Language Technology (LT) is one of the most important AI application areas with a fast-growing economic impact. Current LT (NLP, Speech, Multimodal, etc.) supports many advanced applications which would have been unthinkable only a few years ago. In fact, the LT community in multiple sectors (Machine Translation, Text Analytics, Speech, Language Resources, etc.) is developing powerful new deep learning techniques, tools and large multilingual pre-trained language models that are revolutionizing many language-related tasks and supporting improved ways of communicating, including across languages.
Unfortunately, most of the tools and resources are not equally available for all languages and domains. Although LT has the potential to overcome the linguistic divide in the digital sphere, most languages are often neglected in this regard. A growing concern is that due to unequal access to these resources, only a small set of large IT companies and elite universities lead modern LT development (Ahmed and Wahed, 2020).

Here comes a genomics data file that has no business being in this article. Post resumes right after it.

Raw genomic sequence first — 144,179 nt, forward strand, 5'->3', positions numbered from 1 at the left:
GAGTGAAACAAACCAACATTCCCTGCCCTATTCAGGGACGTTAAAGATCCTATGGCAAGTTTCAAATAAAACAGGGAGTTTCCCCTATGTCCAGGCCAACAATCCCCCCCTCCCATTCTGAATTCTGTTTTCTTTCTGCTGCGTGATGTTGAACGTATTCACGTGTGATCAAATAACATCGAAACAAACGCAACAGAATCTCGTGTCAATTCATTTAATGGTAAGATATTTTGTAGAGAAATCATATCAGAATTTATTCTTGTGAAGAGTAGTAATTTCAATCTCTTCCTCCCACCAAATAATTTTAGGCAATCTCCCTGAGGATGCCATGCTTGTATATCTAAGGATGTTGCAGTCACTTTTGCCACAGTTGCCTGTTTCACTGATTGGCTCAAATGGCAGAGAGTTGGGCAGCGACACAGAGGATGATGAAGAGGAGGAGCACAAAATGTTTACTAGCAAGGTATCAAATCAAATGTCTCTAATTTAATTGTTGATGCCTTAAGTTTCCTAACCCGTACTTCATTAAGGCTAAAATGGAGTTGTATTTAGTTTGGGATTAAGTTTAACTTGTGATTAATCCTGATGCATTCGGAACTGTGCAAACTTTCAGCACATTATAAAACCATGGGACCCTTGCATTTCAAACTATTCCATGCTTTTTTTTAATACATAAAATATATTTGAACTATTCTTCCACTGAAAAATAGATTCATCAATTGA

To unleash the full potential of LT and ensure that no users of these technologies are disadvantaged in the digital sphere because of the language they use, we should facilitate long-term progress towards multilingual, efficient, accurate, explainable, ethical, fair and unbiased language understanding and communication. In short, we must ensure transparent Digital Language Equality (DLE) in all areas of society: from government to business to citizens.
In this workshop, we would like to address the international, national, regional and local policies, initiatives, projects, studies and research that target DLE, such as models and tools that monitor, measure, catalogue or visualize the evolution and dynamics of DLE, technological factors, (e.g., the available language resources, tools and technologies) and situational context factors (e.g., societal, economic, educational, industrial) that may affect DLE. In addition, we will explore recent advances in Natural Language Understanding (NLU) towards DLE, including cost-efficient resource acquisition, processing and annotation, both monolingual and cross-lingual (such as annotation transfer), multilingual and cross-lingual modeling techniques (transfer learning), zero-resource, zero-shot models, etc.